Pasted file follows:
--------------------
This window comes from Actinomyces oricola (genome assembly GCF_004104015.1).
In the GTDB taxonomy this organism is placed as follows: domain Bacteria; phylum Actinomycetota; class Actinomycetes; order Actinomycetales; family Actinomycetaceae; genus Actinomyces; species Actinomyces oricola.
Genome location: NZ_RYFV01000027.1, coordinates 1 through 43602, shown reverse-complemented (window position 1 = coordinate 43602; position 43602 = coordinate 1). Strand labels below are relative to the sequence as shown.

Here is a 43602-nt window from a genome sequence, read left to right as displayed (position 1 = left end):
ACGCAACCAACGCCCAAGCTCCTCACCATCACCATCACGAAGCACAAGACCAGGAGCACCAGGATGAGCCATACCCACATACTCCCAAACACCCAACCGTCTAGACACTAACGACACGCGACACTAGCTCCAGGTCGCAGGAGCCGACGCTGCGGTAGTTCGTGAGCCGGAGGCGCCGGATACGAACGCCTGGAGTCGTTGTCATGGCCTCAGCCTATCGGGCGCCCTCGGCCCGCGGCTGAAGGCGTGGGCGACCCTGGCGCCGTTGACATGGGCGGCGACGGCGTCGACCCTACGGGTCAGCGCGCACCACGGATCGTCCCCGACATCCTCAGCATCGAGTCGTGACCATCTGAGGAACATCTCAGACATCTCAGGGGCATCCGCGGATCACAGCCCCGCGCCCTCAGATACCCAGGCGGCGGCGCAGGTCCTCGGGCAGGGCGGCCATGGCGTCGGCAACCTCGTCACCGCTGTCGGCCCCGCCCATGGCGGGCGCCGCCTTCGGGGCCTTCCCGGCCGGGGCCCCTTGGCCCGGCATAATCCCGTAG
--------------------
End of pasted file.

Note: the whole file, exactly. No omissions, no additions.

This window comes from Actinomyces oricola (genome assembly GCF_004104015.1).
In the GTDB taxonomy this organism is placed as follows: domain Bacteria; phylum Actinomycetota; class Actinomycetes; order Actinomycetales; family Actinomycetaceae; genus Actinomyces; species Actinomyces oricola.
Genome location: NZ_RYFV01000027.1, coordinates 1 through 43602, shown reverse-complemented (window position 1 = coordinate 43602; position 43602 = coordinate 1). Strand labels below are relative to the sequence as shown.

Here is a 43602-nt window from a genome sequence, read left to right as displayed (position 1 = left end):
ACGCAACCAACGCCCAAGCTCCTCACCATCACCATCACGAAGCACAAGACCAGGAGCACCAGGATGAGCCATACCCACATACTCCCAAACACCCAACCGTCTAGACACTAACGACACGCGACACTAGCTCCAGGTCGCAGGAGCCGACGCTGCGGTAGTTCGTGAGCCGGAGGCGCCGGATACGAACGCCTGGAGTCGTTGTCATGGCCTCAGCCTATCGGGCGCCCTCGGCCCGCGGCTGAAGGCGTGGGCGACCCTGGCGCCGTTGACATGGGCGGCGACGGCGTCGACCCTACGGGTCAGCGCGCACCACGGATCGTCCCCGACATCCTCAGCATCGAGTCGTGACCATCTGAGGAACATCTCAGACATCTCAGGGGCATCCGCGGATCACAGCCCCGCGCCCTCAGATACCCAGGCGGCGGCGCAGGTCCTCGGGCAGGGCGGCCATGGCGTCGGCAACCTCGTCACCGCTGTCGGCCCCGCCCATGGCGGGCGCCGCCTTCGGGGCCTTCCCGGCCGGGGCCCCTTGGCCCGGCATAATCCCGTAG